Little clarity so far in race to replace Sanford
December 29, 2009 — With the current occupant of the Governor’s Mansion in Columbia barely hanging on to his job, a lot of attention has been focused on next year’s South Carolina governor’s race. But an InsiderAdvantage poll conducted for the South Carolina Statehouse Report shows voters in the Palmetto State are still up in the air over their choices, with no clear definition in either party’s primary field.
Among political insiders, Attorney General Henry McMaster – a former state Republican chairman with experience in statewide races – is generally considered the favorite in the GOP field. But he’s tied at 22 percent with Lt. Gov. Andre Bauer in this poll, and if self-identified Republicans alone were considered, Bauer would hold a 3-point lead.
Pointing to some incidences of erratic behavior in his two terms as lieutenant governor, some have questioned whether Bauer is ready for the top job. But he holds the strongest demographic edge of any candidate in either field, with 53 percent of voters age 18-29. (Nor has stability been exactly a hallmark of the governor’s office lately.)
Perhaps the biggest surprise is state Rep. Nikki Haley, who polled 3rd with 13 percent, ahead of US Rep. Gresham Barrett, who got in this race early and has had success raising money for his bid.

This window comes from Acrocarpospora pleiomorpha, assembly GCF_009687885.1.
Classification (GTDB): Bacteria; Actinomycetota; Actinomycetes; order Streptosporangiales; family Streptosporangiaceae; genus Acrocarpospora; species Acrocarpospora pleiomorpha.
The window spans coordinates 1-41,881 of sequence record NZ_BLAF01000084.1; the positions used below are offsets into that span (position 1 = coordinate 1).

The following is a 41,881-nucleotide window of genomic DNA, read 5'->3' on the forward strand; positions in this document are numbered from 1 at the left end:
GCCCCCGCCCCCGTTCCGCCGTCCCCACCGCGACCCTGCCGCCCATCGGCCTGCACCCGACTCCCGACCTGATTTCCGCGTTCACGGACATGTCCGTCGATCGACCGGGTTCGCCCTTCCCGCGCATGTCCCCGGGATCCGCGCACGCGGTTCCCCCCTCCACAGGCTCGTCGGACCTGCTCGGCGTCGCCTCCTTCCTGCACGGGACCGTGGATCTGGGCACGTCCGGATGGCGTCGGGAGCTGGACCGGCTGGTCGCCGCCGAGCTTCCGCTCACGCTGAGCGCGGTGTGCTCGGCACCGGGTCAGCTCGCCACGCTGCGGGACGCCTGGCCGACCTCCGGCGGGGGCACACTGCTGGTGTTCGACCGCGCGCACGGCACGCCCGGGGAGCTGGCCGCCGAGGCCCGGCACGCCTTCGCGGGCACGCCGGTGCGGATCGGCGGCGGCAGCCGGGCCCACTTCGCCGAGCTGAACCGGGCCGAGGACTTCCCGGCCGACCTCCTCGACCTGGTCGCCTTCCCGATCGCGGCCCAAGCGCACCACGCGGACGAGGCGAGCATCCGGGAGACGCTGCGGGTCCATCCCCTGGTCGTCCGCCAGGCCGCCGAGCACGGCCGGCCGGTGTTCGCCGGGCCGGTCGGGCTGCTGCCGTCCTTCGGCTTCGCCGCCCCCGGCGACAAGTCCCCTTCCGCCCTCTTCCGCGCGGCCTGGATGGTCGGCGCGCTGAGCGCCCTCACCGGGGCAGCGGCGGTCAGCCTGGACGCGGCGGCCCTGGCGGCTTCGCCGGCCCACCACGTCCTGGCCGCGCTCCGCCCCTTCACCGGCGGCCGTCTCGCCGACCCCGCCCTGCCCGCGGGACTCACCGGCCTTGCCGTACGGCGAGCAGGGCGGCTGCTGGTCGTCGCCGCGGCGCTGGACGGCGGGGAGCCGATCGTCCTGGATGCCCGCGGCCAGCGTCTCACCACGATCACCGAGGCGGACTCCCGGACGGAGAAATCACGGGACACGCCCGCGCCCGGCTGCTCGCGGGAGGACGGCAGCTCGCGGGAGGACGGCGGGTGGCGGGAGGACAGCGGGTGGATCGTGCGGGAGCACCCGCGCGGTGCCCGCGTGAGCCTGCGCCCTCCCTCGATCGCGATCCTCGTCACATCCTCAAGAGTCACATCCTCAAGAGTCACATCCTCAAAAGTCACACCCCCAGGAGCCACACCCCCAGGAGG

After Gov. Mark Sanford’s problems became a national story, there was speculation Haley would be hurt because she was a protege of the staunchly libertarian governor. If there was any damage, it has been more than compensated for by the endorsement of South Carolina’s first lady (soon to be first divorcee) Jenny Sanford.
There’s still time for Barrett – who’s at 9 percent, only 3 points ahead of state Sen. Larry Grooms – to climb back in the race, or for McMaster to fulfill expectations. But less than six months before the June 8 primary, this race looks wide open.
The outlook for the Democratic primary is even murkier, with a whopping 44 percent of voters expressing no opinion about the candidates, compared to 28 percent in the Republican primary.
State Superintendent of Education Jim Rex, the only statewide elected Democrat, leads the field with 21 percent, followed by lobbyist and longtime Democratic activist Dwight Drake with 15 percent. State senators Vincent Sheheen and Robert Ford, and attorney Mullins McLeod trail in the single digits.
The Dec. 15 poll of 770 registered voters has a 3.4-percent margin of error.
“It’s early and the races will become clearer. But if I were anyone who showed support in the single digits -- I'd be a little worried. My guess is somebody on the Democratic side will soon drop out and run for lieutenant governor, where the Democrats have no candidate,” said Andy Brack, publisher of the Statehouse Report.
The same poll showed 39 percent of voters thought the state was headed in the wrong direction, while 32 percent thought it was headed the right way and 29 percent had no opinion. That’s not wild optimism, but considering the state’s record unemployment and political disarray, it’s a surprisingly mild judgment by the electorate on the state of the state.
The past month has produced at least one clarifying element for the race: A legislative panel voted not to pursue impeachment against Sanford. That keeps Bauer in the race – he had said he wouldn’t run in 2010 if he became the interim governor – and means there won’t be any dramatic scenes of the governor being removed from office to divert attention from the race to replace him.